SCG: The STAT Class made a night and day difference in my performance. By utilizing STAT techniques (and bringing to bear the work ethic I already possessed), I raised my semester GPA from a 1.6 to a 3.8, in the course of one semester. Once I began to see academic success, veterinary school became a joy (as opposed to a crucible of anxiety). I now have the confidence that I can be successful in the curriculum. Confidence is power—it makes all the difference in the world between success and failure. Although I saw dramatic improvements in my semester performance (since completing STAT, my semester GPAs have fluctuated between 3.6 and 3.8), it is very difficult to raise one’s cumulative GPA from a low starting point. Given that I started out at a 1.6, I am quite proud of the fact that I’ve successfully raised that number to 3.3 over the course of subsequent semesters. Plus, I’ve still got two semesters of graded work yet to complete! By the conclusion of year 3, I am confident that making the top third of my class is a realistic goal
RYAN: That is such a fun and awesome story. What advice would you give someone who is considering The STAT Class?
SCG: Should anyone decide that The STAT Class is appropriate for your particular academic challenges, Ryan will provide you with an arsenal of tools—from memorization strategies, to time management methods, to how to organize that dense volume of lecture material, all of which contribute to success. Many of his ideas are novel—you likely won’t have had exposure to them previously. They take practice to use effectively, and must be customized to each student’s unique situation upon graduation from The STAT Class (which takes a little less than two weeks). Don’t give up—struggle through the learning process (complete the assigned exercises – and then some!), and invest in your own success. You’ll be surprised where you end up on the other side.
RYAN: What’s another STAT Class tidbit you can share?
SCG: I should also note The STAT Class was also a lot of fun. I was not expecting that – I honestly thought that it would be a drag! It was great to interact with a bunch of smart people from across the country in different fields—all medicine, but mostly human medical students from West Virginia, New York, Indiana, North Carolina, Kentucky, and more—who were experiencing similar challenges to myself. That, and Ryan is very dynamic as a teacher. He’ll always be my pop culture hero 🙂
Ryan: Can you recall any specific pop culture references?
SCG: When you taught us about Practiced Retrieval, you told a funny story about how Yoda from Star Wars is a terrible teacher who clearly did not understand the importance of practiced retrieval….that was pretty good.
Ryan: Yoda really is a terrible teacher if you assess his methods and, of course, his outcomes….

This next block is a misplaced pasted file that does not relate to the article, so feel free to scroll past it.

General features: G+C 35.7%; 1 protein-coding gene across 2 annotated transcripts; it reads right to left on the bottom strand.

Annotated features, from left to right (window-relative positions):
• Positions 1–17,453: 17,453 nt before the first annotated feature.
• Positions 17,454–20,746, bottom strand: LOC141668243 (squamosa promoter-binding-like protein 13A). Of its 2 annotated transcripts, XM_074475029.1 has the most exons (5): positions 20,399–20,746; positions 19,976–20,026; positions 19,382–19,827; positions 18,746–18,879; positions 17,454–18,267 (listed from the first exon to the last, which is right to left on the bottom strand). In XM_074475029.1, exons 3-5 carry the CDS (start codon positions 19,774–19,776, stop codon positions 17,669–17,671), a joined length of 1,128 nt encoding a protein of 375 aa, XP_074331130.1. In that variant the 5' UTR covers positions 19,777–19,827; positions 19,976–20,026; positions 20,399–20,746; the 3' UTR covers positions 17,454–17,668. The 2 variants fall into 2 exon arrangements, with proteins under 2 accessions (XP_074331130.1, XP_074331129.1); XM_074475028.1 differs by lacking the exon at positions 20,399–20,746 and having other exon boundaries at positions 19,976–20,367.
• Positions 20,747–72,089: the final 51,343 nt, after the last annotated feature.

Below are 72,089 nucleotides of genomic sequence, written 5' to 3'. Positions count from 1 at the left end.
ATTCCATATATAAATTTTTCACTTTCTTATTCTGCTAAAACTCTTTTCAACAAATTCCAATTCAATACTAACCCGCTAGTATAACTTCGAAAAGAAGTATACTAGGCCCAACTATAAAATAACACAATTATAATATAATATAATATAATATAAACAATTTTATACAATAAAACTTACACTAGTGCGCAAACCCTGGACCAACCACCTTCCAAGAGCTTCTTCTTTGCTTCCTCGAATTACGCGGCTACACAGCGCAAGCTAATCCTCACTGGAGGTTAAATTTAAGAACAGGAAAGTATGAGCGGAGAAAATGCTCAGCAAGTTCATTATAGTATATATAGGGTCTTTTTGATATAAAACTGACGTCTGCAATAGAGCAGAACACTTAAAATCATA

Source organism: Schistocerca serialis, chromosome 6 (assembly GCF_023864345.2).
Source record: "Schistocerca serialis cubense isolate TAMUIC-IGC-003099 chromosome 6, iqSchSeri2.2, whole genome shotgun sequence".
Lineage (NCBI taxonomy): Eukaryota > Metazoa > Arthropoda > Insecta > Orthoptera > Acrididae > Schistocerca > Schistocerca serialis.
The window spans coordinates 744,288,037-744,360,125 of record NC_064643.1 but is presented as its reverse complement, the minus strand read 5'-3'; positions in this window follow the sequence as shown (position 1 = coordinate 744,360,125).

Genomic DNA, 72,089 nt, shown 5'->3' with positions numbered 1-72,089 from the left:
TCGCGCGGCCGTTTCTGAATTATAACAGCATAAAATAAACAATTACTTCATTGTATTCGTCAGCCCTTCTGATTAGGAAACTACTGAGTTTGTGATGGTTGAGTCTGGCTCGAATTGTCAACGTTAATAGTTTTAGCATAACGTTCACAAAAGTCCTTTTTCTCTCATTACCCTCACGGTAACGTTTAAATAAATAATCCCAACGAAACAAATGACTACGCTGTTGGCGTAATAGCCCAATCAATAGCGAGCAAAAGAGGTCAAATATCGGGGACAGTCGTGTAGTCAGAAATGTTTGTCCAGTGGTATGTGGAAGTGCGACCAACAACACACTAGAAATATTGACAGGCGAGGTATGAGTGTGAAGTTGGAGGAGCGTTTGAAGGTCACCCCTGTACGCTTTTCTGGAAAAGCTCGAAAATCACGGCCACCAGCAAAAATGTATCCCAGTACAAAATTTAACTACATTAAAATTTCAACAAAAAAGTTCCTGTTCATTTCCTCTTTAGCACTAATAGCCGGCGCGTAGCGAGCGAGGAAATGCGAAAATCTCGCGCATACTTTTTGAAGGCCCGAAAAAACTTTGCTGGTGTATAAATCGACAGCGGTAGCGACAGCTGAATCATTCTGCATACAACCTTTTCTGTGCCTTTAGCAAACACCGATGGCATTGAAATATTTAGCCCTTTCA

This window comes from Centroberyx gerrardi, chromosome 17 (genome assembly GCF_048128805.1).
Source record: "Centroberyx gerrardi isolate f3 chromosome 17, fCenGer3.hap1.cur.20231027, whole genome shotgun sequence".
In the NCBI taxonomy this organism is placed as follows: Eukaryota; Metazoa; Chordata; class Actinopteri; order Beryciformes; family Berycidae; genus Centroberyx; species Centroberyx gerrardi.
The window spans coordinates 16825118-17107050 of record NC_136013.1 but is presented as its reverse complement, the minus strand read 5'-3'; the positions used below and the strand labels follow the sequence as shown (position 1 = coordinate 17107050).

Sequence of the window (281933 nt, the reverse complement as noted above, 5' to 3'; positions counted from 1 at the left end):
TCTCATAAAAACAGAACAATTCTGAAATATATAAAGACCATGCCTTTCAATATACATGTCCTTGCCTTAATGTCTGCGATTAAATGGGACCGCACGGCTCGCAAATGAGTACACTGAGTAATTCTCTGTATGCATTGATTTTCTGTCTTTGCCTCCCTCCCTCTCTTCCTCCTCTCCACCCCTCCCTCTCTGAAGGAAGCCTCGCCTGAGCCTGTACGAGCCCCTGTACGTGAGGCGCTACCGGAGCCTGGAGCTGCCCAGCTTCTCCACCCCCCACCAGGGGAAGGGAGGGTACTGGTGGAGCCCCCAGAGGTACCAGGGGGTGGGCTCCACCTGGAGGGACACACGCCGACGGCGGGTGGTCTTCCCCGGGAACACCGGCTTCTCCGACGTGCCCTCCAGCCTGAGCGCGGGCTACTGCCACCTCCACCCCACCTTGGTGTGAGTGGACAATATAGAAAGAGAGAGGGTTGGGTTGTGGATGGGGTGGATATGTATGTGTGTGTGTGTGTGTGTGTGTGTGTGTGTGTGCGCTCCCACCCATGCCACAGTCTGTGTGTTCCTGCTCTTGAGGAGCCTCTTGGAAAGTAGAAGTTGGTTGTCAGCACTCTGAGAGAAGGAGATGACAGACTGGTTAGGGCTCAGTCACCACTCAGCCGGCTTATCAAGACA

SCG: You do a good job of not coming across so stern and professorial, and then you say stuff like that! I’m joking with you. It’s all part of what makes the class so great.
RYAN: Part of my teaching skillset is knowing when to be intense and when to share my deeply nerdy knowledge. It’s all part of my master STAT plan! At any rate, it has been about a year and a half since you finished The STAT Class. Where are you now?
SCG: I am spending my summer at a top-tier medical school completing a three-month externship in Laboratory Animal Medicine, my chosen field of specialization. I was granted this award via a competitive application process. Only a handful of scholarships are awarded annually, and applications are submitted by veterinary students from across the country. I likewise received national recognition from field-specific professional societies indicating my potential in the field. For one of these honors, only 5 are awarded nationally. Typically, the honor is bestowed upon graduating seniors. I received the award at the conclusion of my second year. For each of these competitions, I was required to submit a transcript. I never hide the fact that I struggled in my first semester. I address the issue, directly but briefly, and move on to explain how I turned the situation around. It’s difficult to resist a ‘come from behind’ story. Who doesn’t love to root for the underdog who ends up on top? If you had asked me at the end of first semester if my story would have a happy ending, I would have looked at you with dismay. 1.5 years later…I’m doing just fine, and have complete confidence that this success will continue in the future.
RYAN: I am so happy for you and proud of the work you put in to actualize your dream. Thanks so much, and keep me updated!
SCG: Of course! And thanks again!
This interview has been condensed and edited